Tuesday, April 27, 2010

27 APR 10: Now Entering the Ring

What do you know - not all Georgia state offices were closed Monday after all. The Secretary of State's office was open in Atlanta, and it had plenty of visitors. Of course, that could have been because political junkies had nowhere else to go....

BLOG EXCLUSIVE: Qualifying week opened Monday for Democrats and Republicans seeking political office in Georgia. And you may be surprised to learn a local wrestling coach filed to run for Congress. Beware this candidate's briefcase - it could be loaded with something other than brochures.

Frank Saunders is the head wrestling coach at Chattahoochee County High School. But he lives in Midland, which puts him in Rep. Lynn Westmoreland's district -- and also leads me to think one of his big campaign issues will be lowering the cost of gasoline.

"Most people don't even know who their Congressman is," Frank Saunders told your blog Monday night in his first campaign interview. He's really not in a position to teach high school students that detail, either. Saunders teaches special education and mathematics - but if he's elected, his skills with negative numbers will come in handy at budget time.

(Saunders does NOT teach Latin. The campaign web site he's developing simply looks for the moment like he does....)

Since Frank Saunders is a teacher, he's obviously making education a main campaign issue. He suggested Rep. Lynn Westmoreland wants to eliminate the federal Department of Education, and privatize schools. You certainly don't hear about teachers taking no-confidence votes at Brookstone School.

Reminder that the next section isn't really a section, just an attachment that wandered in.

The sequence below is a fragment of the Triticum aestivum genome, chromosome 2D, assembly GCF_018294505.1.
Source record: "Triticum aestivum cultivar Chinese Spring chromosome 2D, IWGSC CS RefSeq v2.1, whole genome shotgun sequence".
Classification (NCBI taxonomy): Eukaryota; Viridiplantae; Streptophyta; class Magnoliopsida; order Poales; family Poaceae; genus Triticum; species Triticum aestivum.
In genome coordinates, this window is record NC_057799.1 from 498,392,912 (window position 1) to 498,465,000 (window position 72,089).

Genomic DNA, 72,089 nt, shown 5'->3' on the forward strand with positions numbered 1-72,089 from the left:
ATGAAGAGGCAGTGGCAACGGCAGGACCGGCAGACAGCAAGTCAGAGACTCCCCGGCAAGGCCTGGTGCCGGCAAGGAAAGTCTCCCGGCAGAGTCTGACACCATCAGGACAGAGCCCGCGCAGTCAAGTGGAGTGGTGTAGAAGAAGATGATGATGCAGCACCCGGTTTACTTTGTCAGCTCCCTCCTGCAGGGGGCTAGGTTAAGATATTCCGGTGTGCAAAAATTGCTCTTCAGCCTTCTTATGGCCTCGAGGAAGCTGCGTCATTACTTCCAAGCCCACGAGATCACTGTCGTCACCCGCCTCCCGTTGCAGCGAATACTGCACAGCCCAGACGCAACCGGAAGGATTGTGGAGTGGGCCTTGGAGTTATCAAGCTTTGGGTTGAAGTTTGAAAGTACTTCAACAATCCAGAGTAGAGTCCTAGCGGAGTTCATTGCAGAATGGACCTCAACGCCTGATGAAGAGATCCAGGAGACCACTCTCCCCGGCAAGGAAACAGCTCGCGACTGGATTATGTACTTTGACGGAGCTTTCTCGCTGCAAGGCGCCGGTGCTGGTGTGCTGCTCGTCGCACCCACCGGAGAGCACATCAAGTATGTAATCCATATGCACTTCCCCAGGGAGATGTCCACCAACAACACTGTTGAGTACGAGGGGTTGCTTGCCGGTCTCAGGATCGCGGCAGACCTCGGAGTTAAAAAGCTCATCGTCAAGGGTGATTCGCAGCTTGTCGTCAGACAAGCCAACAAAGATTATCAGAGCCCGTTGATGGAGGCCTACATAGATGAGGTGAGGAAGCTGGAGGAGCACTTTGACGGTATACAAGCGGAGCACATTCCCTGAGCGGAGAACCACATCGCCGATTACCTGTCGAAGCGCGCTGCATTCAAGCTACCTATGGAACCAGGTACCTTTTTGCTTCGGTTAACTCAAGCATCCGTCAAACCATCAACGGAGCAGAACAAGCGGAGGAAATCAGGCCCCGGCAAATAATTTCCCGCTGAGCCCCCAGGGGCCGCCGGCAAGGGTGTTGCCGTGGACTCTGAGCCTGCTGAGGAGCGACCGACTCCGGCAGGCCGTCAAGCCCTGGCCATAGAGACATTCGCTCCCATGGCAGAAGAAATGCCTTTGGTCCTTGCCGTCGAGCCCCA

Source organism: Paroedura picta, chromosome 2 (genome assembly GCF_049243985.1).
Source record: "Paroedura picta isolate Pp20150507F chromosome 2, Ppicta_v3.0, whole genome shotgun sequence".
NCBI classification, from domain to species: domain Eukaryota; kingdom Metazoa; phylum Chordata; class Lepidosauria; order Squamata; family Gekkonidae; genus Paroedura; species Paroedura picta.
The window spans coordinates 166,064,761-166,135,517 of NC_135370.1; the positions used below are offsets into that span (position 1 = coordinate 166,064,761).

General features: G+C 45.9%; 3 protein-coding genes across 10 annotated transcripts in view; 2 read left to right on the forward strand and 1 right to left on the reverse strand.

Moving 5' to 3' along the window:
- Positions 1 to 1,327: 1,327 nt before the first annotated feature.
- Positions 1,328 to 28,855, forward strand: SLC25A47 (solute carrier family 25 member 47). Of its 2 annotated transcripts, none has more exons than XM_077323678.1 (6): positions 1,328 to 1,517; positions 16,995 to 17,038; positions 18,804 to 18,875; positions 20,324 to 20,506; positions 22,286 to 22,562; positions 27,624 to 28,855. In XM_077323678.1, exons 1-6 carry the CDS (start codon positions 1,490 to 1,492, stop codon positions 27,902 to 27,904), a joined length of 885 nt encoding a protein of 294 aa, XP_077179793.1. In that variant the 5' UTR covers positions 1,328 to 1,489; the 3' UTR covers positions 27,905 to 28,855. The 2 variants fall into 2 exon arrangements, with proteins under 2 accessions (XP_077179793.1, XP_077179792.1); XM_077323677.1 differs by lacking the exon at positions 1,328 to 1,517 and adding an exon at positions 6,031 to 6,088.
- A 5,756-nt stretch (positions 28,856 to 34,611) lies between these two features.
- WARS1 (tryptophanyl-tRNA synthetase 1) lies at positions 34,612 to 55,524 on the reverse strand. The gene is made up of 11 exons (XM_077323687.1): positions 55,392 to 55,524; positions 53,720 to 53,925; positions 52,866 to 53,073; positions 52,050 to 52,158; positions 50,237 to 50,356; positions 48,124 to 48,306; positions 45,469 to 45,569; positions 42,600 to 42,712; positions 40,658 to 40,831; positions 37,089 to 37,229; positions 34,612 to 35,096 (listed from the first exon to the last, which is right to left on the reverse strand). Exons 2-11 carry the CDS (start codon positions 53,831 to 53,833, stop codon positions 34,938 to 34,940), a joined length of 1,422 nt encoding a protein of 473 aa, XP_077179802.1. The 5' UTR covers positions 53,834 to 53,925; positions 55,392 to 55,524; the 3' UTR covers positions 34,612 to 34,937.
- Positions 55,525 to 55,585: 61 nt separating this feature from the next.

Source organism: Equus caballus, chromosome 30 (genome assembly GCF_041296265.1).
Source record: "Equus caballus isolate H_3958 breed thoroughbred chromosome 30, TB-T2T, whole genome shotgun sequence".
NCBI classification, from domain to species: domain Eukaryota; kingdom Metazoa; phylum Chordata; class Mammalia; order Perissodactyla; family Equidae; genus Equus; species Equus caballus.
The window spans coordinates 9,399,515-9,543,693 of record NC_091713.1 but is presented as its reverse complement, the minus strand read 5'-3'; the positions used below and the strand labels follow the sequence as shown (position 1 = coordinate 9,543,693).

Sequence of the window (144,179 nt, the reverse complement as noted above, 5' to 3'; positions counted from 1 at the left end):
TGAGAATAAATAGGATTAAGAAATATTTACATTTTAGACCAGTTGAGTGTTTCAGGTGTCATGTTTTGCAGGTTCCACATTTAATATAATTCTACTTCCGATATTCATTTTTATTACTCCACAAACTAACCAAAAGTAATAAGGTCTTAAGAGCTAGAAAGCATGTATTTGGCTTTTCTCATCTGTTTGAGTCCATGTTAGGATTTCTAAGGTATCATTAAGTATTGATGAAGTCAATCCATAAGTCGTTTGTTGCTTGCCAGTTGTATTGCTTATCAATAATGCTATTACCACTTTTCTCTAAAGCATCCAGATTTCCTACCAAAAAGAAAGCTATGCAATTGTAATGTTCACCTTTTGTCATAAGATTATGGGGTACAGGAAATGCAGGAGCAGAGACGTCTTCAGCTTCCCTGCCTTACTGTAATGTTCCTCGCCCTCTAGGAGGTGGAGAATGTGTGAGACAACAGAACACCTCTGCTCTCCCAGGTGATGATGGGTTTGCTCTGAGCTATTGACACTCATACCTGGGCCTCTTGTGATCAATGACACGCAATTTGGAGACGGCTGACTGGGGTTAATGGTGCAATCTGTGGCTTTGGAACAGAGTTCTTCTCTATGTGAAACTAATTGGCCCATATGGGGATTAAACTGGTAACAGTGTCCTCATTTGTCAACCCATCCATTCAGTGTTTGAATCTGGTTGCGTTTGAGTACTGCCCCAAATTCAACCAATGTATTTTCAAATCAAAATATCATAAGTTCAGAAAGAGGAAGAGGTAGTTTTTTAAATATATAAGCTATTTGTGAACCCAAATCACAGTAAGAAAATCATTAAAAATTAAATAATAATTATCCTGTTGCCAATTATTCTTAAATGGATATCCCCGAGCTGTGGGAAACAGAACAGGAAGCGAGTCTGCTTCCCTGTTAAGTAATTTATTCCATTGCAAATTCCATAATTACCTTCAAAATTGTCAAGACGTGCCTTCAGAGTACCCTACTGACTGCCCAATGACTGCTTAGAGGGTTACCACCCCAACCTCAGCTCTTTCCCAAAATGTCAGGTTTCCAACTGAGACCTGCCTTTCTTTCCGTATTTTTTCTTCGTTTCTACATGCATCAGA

Frank Saunders says it seems like "everybody is blaming education" for our national problems. He rejects the calls for mass firings of teachers, and claims school districts are doing that to "hire them back for less money." Of course, some would say that approach has kept United Airlines in business....

Rep. Lynn Westmoreland "seems like he wants to cut everything," Frank Saunders told me. Well, yeah - the incumbent is a Republican. If not for worried mothers, Republicans would be running with scissors all over Washington.

On the other hand, Frank Saunders supports more funding for "green jobs" such as wind and solar power. And on top of that: "We need more troops. How's that for a Democrat?" Saunders may be a first-time candidate, but he must be getting good coaching from Rep. Sanford Bishop's staff.

Frank Saunders explained his years in Chattahoochee County schools have shown him Fort Benning families can be strained by multiple deployments overseas. He says if the U.S. is serious about fighting terrorism, it needs a larger military -- and we now know it should be at least 82,000 acres larger.